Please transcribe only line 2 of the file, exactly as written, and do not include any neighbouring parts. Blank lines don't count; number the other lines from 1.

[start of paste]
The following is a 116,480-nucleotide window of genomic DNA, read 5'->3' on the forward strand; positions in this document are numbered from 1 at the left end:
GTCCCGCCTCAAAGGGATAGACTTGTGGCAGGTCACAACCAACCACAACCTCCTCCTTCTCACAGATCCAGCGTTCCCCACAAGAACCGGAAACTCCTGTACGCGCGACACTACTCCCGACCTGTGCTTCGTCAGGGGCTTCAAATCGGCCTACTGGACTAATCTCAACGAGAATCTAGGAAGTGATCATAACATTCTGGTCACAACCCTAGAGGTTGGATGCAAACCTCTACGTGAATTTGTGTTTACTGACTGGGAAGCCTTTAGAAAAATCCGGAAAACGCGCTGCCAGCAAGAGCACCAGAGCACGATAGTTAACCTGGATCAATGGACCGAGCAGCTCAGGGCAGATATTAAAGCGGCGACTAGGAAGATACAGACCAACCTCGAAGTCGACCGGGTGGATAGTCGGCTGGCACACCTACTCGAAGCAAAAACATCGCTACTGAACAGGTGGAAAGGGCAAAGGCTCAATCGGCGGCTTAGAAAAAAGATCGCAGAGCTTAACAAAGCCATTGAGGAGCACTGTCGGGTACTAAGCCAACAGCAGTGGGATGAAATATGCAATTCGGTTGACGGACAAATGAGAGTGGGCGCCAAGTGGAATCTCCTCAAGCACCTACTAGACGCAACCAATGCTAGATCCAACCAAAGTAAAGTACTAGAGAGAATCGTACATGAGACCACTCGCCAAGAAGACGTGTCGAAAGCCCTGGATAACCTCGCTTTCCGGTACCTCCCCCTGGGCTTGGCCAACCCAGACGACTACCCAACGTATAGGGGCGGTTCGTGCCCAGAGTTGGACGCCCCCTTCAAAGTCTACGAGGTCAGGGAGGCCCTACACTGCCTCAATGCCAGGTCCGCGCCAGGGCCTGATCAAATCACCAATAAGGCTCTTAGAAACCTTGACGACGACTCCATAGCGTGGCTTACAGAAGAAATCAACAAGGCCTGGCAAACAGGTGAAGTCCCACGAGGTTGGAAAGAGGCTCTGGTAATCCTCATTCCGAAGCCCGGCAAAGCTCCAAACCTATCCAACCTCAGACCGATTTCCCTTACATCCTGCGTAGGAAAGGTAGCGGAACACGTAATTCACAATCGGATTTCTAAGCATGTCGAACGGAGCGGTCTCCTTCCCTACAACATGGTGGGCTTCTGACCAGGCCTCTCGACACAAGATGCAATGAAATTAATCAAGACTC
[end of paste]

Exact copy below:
GTCCCGCCTCAAAGGGATAGACTTGTGGCAGGTCACAACCAACCACAACCTCCTCCTTCTCACAGATCCAGCGTTCCCCACAAGAACCGGAAACTCCTGTACGCGCGACACTACTCCCGACCTGTGCTTCGTCAGGGGCTTCAAATCGGCCTACTGGACTAATCTCAACGAGAATCTAGGAAGTGATCATAACATTCTGGTCACAACCCTAGAGGTTGGATGCAAACCTCTACGTGAATTTGTGTTTACTGACTGGGAAGCCTTTAGAAAAATCCGGAAAACGCGCTGCCAGCAAGAGCACCAGAGCACGATAGTTAACCTGGATCAATGGACCGAGCAGCTCAGGGCAGATATTAAAGCGGCGACTAGGAAGATACAGACCAACCTCGAAGTCGACCGGGTGGATAGTCGGCTGGCACACCTACTCGAAGCAAAAACATCGCTACTGAACAGGTGGAAAGGGCAAAGGCTCAATCGGCGGCTTAGAAAAAAGATCGCAGAGCTTAACAAAGCCATTGAGGAGCACTGTCGGGTACTAAGCCAACAGCAGTGGGATGAAATATGCAATTCGGTTGACGGACAAATGAGAGTGGGCGCCAAGTGGAATCTCCTCAAGCACCTACTAGACGCAACCAATGCTAGATCCAACCAAAGTAAAGTACTAGAGAGAATCGTACATGAGACCACTCGCCAAGAAGACGTGTCGAAAGCCCTGGATAACCTCGCTTTCCGGTACCTCCCCCTGGGCTTGGCCAACCCAGACGACTACCCAACGTATAGGGGCGGTTCGTGCCCAGAGTTGGACGCCCCCTTCAAAGTCTACGAGGTCAGGGAGGCCCTACACTGCCTCAATGCCAGGTCCGCGCCAGGGCCTGATCAAATCACCAATAAGGCTCTTAGAAACCTTGACGACGACTCCATAGCGTGGCTTACAGAAGAAATCAACAAGGCCTGGCAAACAGGTGAAGTCCCACGAGGTTGGAAAGAGGCTCTGGTAATCCTCATTCCGAAGCCCGGCAAAGCTCCAAACCTATCCAACCTCAGACCGATTTCCCTTACATCCTGCGTAGGAAAGGTAGCGGAACACGTAATTCACAATCGGATTTCTAAGCATGTCGAACGGAGCGGTCTCCTTCCCTACAACATGGTGGGCTTCTGACCAGGCCTCTCGACACAAGATGCAATGAAATTAATCAAGACTC